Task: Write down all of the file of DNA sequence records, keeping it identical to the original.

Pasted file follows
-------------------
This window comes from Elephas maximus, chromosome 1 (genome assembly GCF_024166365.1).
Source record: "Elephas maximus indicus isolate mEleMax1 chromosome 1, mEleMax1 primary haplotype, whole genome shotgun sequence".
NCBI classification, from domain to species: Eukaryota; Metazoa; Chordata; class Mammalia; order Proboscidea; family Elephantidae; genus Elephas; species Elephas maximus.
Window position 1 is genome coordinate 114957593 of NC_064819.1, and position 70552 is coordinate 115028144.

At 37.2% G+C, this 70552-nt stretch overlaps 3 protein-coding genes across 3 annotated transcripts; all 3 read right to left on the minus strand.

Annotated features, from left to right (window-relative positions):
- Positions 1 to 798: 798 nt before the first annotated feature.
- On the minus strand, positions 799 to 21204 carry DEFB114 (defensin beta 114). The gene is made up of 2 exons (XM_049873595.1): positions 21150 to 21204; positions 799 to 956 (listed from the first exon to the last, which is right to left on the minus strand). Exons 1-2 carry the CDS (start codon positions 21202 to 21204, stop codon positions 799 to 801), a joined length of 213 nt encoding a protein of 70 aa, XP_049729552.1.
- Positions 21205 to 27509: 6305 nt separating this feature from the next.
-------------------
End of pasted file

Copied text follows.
This window comes from Elephas maximus, chromosome 1 (genome assembly GCF_024166365.1).
Source record: "Elephas maximus indicus isolate mEleMax1 chromosome 1, mEleMax1 primary haplotype, whole genome shotgun sequence".
NCBI classification, from domain to species: Eukaryota; Metazoa; Chordata; class Mammalia; order Proboscidea; family Elephantidae; genus Elephas; species Elephas maximus.
Window position 1 is genome coordinate 114957593 of NC_064819.1, and position 70552 is coordinate 115028144.

At 37.2% G+C, this 70552-nt stretch overlaps 3 protein-coding genes across 3 annotated transcripts; all 3 read right to left on the minus strand.

Annotated features, from left to right (window-relative positions):
- Positions 1 to 798: 798 nt before the first annotated feature.
- On the minus strand, positions 799 to 21204 carry DEFB114 (defensin beta 114). The gene is made up of 2 exons (XM_049873595.1): positions 21150 to 21204; positions 799 to 956 (listed from the first exon to the last, which is right to left on the minus strand). Exons 1-2 carry the CDS (start codon positions 21202 to 21204, stop codon positions 799 to 801), a joined length of 213 nt encoding a protein of 70 aa, XP_049729552.1.
- Positions 21205 to 27509: 6305 nt separating this feature from the next.